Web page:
28 December 2015
The Most Experienced King
Round four of the Nutcracker tournament in the review of Vladimir Barsky.
As a matter of fact round four was completing the classical part of the competition. The day before the "Kings" defeated "Princes" 6-2 and took the lead in the match. Getting back as many as four points in the rapid section, where each victory brings only one point instead of two as used to be the case in the classical section, is a very challenging task, committing the young grandmasters to spare no efforts to rectify the overall match situation. However, it has been a long period of time when it seemed that everything would come out the other way around and the masters would go on to increase their lead. The tone was set by the most experienced "King", who commented the game for spectators when it was over.
Gelfand – Antipov
Bogo-Indian Defence Е11
1.d4 Nf6 2.c4 e6 3.Nf3 Bb4+ 4.Nbd2 0–0 5.a3 Be7 6.e4 d6
Boris Gelfand, “This is a rare move that Radjabov employed against me in the Candidates Tournament and obtained a good position.”
Boris Gelfand, “Even though this move is ambitious, I still spent some time evaluating its consequences. However, Black needs to consume as many as two tempi to carry out his idea.”
8.Qc2 a4 9.e5
Instead of exchanging on e5 Gelfand suggested 9...Nfd7 with the idea 10.Ne4 Nc6 11.Bf4 Nxd4! However, after 12.Nxd4 dxe5 13.Nxe6 fxe6 14.Be3 White has excellent compensation for the pawn, but the struggle becomes complex. According to Boris, he was choosing between this line and a calmer continuation 11.exd6 with somewhat better chances for him.
10.dxe5 Nfd7 11.Ne4 Nc6 12.Bf4
Boris Gelfand, “It has somehow turned out to be too good for White because Black has barely any move to make!”
12...Ra5 13.0–0–0 Qe8 14.h4
Boris Gelfand, “I have set all possible threats in motion. Moving 14...h6 is quite scary even because of 15.g4, while the knight sacrifice on g5 deserves a more thorough attention.”
The alternative line 14.Neg5 Bxg5 15.Nxg5 f5 16.exf6 Nxf6 seemed less attractive to the Israeli grandmaster since Black pieces would come to life.
14...Ndxe5 15.Nxe5 Rxe5 16.Bxe5 Nxe5
Boris Gelfand, “At first I felt quite happy, but later it turned out that things were not as fun-filled as that.”
There is no two ways about the objective evaluation of the position as being substantially advantageous for White since Black’s compensation for the exchange is not enough. However, Boris wanted to win cleanly, without affording any counterplay to his opponent.
17.f4 Nc6 18.Ng5 f5 19.Qxa4
Boris Gelfand, “Initially I pinned my hopes on 19.Bf3 with the idea of exchanging on с6, followed by Nf3. However, 19...Bd6 is unpleasant since I lack time to consolidate my position as may be the case, for instance, after 20.g3 h6, when it is not at all clear what the knight is going to do there where it is forced to retreat.”
Stockfish is of the opinion that White should stay calm and capture the pawn by 21.Qxa4, leaving the knight as is. It is clear that Gelfand used some time to evaluate similar ideas, but later admitted at the press conference, "I somehow felt against abandoning my knight there in order to start playing for the mate."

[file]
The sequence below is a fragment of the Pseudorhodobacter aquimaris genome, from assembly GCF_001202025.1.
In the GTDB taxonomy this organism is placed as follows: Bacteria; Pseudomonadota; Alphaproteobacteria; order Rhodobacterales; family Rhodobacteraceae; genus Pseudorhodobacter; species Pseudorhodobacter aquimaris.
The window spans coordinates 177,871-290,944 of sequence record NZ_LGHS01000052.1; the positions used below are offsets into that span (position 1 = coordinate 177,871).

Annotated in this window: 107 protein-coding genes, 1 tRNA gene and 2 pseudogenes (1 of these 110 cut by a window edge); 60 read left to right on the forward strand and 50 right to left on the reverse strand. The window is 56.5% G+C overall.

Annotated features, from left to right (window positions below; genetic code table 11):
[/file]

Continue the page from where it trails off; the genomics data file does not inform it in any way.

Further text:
Boris Gelfand, “I felt deeply concerned about the 19...h6 move. It is far from clear what is going on and I am up against a hard choice to have to make. If, for example, I move 20.Nf3, then 20…Qg6 and the queen is rerouted to g3, at which point defending the f4-pawn becomes an extremely tough challenge”.
Boris Gelfand, “The queen is now redirected to е3 and I can no longer see what Black is supposed to do to get out of his situation.”
20...Bf6 21.Qe3 Na5
In response to the most principled continuation 21...e5 Gelfand pointed out to the 22.fxe5 Bxe5 23.Qc5! line, upon which Black’s position collapses.
This small combination helps White transform one type of advantage into another. The classical players advised us: if you are up an exchange, give it back and take a pawn in return. Well, Gelfand goes on to take as much as two pawns, while permanently threatening a direct attack against the king.
23…Ba4 24.Qxa5 Bxd1 25.Bxd1 hxg5 26.hxg5 Bd4 27.Qxc7 Rf7 28.Qa5 b6 29.Qd2 Bc5 30.Bh5 Rd7 31.Qe2 g6 32.Bf3 Rh7 33.Re1 Re7 34.Qe5 White’s position is overwhelming and Black recognized his defeat.
Boris Gelfand demonstrated the best result in the classical games - two confident victories as White and two convincing draws as Black. Someone for young people to learn from!
Morozevich – Bukavshin
For a long time it seemed that the score would be further increased by Alexander Morozevich, who was pressing his opponent from the opening and then managed to have him confused in complex lines.
Black has been engaged in a meticulous defense for a long time and succeeded in having all major threats fended off. Now he faced a pleasant choice between 28...Nc5 29.Bc2 d6 and 28...b4!? 29.cxb4 Bxb4 30.Bd2 a5, but Ivan made up his mind in favor of massive exchanges on the kingside.
Where is the knight heading for? We are about to know it in a little while!